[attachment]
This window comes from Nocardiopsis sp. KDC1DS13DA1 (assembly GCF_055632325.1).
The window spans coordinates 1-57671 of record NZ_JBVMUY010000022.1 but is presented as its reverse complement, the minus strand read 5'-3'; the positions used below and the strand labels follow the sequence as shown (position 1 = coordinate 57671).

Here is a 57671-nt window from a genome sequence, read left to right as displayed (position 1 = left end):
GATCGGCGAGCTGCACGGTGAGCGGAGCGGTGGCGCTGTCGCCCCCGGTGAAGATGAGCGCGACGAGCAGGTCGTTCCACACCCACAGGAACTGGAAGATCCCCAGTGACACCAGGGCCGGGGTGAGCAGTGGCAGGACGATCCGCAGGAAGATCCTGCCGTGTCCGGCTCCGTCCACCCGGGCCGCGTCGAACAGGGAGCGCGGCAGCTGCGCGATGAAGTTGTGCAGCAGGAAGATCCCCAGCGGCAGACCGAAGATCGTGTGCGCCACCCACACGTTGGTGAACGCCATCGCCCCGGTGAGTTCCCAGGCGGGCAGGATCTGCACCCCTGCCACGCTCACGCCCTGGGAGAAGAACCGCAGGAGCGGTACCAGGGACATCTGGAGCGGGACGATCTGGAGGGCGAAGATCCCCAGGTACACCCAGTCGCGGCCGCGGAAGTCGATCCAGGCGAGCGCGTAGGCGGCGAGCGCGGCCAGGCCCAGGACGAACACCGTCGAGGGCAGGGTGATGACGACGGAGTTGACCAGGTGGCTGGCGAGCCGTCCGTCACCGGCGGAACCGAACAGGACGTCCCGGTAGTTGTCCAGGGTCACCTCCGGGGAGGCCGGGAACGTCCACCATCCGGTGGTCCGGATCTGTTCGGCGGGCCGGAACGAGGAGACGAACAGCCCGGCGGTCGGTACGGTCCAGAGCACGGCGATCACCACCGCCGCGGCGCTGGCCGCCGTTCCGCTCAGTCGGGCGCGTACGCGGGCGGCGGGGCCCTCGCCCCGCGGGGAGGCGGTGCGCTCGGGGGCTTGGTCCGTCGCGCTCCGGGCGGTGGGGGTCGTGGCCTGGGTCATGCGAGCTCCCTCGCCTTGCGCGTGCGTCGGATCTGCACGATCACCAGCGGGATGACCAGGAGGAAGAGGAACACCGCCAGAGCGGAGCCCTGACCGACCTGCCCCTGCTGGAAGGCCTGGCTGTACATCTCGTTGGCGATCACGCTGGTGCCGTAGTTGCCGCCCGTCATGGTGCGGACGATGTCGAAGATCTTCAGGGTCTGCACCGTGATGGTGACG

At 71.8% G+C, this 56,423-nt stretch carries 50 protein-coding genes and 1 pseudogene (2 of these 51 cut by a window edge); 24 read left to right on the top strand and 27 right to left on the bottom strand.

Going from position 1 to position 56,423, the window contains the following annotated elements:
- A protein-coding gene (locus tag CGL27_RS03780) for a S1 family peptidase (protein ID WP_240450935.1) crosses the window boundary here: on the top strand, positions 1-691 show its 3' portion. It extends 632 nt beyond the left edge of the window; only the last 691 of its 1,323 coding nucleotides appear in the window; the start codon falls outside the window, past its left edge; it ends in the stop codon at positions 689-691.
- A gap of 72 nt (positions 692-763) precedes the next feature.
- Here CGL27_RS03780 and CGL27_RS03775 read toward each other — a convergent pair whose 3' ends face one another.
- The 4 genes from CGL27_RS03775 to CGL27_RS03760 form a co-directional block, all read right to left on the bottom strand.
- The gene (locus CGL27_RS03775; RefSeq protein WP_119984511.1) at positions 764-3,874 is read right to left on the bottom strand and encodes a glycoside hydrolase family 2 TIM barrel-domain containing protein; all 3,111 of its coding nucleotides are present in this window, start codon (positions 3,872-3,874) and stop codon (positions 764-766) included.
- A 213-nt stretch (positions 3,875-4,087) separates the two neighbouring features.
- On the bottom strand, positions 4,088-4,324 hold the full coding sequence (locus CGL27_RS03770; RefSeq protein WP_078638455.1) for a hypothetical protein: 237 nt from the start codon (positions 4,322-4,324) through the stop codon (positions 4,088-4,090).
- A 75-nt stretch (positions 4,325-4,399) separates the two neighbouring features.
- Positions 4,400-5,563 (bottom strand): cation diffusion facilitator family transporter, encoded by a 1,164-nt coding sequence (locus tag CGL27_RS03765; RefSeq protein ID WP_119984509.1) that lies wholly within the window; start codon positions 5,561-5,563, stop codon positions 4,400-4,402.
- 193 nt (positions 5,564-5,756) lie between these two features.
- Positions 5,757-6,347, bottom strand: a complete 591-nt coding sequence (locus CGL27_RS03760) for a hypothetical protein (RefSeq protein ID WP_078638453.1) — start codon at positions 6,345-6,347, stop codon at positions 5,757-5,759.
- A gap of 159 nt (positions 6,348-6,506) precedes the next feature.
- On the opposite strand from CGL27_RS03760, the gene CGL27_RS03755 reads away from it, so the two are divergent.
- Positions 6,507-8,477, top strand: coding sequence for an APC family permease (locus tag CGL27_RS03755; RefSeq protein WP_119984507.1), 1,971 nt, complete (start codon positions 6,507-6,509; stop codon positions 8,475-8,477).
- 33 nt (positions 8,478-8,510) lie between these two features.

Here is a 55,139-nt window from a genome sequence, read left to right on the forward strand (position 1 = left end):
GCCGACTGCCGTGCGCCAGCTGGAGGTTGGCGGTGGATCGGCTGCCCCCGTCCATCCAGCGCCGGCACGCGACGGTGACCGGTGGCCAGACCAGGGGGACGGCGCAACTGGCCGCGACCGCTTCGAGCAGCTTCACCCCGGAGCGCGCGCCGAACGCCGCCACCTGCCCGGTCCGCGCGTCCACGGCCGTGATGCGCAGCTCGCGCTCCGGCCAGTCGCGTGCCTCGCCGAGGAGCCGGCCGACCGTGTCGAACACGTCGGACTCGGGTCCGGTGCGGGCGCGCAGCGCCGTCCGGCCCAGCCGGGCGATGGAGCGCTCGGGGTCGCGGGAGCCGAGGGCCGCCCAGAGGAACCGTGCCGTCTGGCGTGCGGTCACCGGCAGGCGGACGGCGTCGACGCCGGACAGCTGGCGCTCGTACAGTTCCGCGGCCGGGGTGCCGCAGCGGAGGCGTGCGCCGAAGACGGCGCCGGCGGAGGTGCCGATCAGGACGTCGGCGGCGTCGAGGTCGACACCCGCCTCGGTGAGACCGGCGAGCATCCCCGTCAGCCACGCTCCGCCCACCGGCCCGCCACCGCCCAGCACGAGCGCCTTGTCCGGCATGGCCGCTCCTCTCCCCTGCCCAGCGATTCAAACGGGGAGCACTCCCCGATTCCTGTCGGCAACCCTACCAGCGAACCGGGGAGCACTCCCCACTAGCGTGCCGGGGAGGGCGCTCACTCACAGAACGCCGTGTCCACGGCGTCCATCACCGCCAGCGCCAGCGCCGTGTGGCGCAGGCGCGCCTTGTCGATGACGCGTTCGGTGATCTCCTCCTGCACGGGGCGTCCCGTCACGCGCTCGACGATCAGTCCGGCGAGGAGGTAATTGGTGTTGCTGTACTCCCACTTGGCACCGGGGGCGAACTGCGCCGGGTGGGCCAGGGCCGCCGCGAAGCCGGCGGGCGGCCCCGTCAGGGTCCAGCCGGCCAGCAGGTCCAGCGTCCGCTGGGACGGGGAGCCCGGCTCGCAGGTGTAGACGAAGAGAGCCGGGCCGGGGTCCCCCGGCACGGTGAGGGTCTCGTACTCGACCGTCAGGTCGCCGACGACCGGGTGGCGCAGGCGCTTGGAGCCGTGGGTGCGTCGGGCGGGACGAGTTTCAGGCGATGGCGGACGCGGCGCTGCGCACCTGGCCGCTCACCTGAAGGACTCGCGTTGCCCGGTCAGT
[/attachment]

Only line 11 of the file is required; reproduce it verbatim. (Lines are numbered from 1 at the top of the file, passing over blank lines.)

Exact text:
- The gene (locus CGL27_RS03775; RefSeq protein WP_119984511.1) at positions 764-3,874 is read right to left on the bottom strand and encodes a glycoside hydrolase family 2 TIM barrel-domain containing protein; all 3,111 of its coding nucleotides are present in this window, start codon (positions 3,872-3,874) and stop codon (positions 764-766) included.